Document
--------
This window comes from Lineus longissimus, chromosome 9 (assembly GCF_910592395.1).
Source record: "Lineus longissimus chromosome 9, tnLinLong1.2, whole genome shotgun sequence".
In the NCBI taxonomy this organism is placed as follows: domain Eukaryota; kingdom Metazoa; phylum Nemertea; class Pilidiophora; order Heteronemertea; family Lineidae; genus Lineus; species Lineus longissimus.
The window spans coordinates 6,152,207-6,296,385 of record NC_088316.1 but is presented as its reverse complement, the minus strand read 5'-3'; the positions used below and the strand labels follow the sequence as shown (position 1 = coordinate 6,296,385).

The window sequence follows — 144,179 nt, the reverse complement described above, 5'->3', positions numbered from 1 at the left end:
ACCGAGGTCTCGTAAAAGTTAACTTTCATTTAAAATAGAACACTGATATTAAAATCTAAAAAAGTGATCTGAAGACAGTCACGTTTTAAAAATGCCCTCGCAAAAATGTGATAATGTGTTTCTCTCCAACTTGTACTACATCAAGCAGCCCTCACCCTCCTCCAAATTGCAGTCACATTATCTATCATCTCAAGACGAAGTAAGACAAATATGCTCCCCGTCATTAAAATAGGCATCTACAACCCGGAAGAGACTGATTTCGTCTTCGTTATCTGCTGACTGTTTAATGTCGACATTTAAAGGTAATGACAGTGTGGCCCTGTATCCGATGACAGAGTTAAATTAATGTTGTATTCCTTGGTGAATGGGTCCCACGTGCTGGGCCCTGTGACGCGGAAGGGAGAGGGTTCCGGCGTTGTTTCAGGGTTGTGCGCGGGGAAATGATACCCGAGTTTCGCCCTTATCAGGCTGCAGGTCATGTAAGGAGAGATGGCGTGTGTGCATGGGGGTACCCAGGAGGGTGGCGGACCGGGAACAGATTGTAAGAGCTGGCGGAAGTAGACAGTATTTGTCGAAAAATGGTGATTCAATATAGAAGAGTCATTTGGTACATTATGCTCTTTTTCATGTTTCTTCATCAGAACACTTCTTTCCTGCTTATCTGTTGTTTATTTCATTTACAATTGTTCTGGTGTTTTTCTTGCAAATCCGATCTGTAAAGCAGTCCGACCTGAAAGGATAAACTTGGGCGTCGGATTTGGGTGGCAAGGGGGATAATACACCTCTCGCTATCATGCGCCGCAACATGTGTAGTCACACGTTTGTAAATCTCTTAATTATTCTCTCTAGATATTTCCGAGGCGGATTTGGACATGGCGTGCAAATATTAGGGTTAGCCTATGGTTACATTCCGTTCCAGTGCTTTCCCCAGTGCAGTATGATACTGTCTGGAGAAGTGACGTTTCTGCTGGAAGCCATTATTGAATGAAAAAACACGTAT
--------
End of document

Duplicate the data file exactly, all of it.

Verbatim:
This window comes from Lineus longissimus, chromosome 9 (assembly GCF_910592395.1).
Source record: "Lineus longissimus chromosome 9, tnLinLong1.2, whole genome shotgun sequence".
In the NCBI taxonomy this organism is placed as follows: domain Eukaryota; kingdom Metazoa; phylum Nemertea; class Pilidiophora; order Heteronemertea; family Lineidae; genus Lineus; species Lineus longissimus.
The window spans coordinates 6,152,207-6,296,385 of record NC_088316.1 but is presented as its reverse complement, the minus strand read 5'-3'; the positions used below and the strand labels follow the sequence as shown (position 1 = coordinate 6,296,385).

The window sequence follows — 144,179 nt, the reverse complement described above, 5'->3', positions numbered from 1 at the left end:
ACCGAGGTCTCGTAAAAGTTAACTTTCATTTAAAATAGAACACTGATATTAAAATCTAAAAAAGTGATCTGAAGACAGTCACGTTTTAAAAATGCCCTCGCAAAAATGTGATAATGTGTTTCTCTCCAACTTGTACTACATCAAGCAGCCCTCACCCTCCTCCAAATTGCAGTCACATTATCTATCATCTCAAGACGAAGTAAGACAAATATGCTCCCCGTCATTAAAATAGGCATCTACAACCCGGAAGAGACTGATTTCGTCTTCGTTATCTGCTGACTGTTTAATGTCGACATTTAAAGGTAATGACAGTGTGGCCCTGTATCCGATGACAGAGTTAAATTAATGTTGTATTCCTTGGTGAATGGGTCCCACGTGCTGGGCCCTGTGACGCGGAAGGGAGAGGGTTCCGGCGTTGTTTCAGGGTTGTGCGCGGGGAAATGATACCCGAGTTTCGCCCTTATCAGGCTGCAGGTCATGTAAGGAGAGATGGCGTGTGTGCATGGGGGTACCCAGGAGGGTGGCGGACCGGGAACAGATTGTAAGAGCTGGCGGAAGTAGACAGTATTTGTCGAAAAATGGTGATTCAATATAGAAGAGTCATTTGGTACATTATGCTCTTTTTCATGTTTCTTCATCAGAACACTTCTTTCCTGCTTATCTGTTGTTTATTTCATTTACAATTGTTCTGGTGTTTTTCTTGCAAATCCGATCTGTAAAGCAGTCCGACCTGAAAGGATAAACTTGGGCGTCGGATTTGGGTGGCAAGGGGGATAATACACCTCTCGCTATCATGCGCCGCAACATGTGTAGTCACACGTTTGTAAATCTCTTAATTATTCTCTCTAGATATTTCCGAGGCGGATTTGGACATGGCGTGCAAATATTAGGGTTAGCCTATGGTTACATTCCGTTCCAGTGCTTTCCCCAGTGCAGTATGATACTGTCTGGAGAAGTGACGTTTCTGCTGGAAGCCATTATTGAATGAAAAAACACGTAT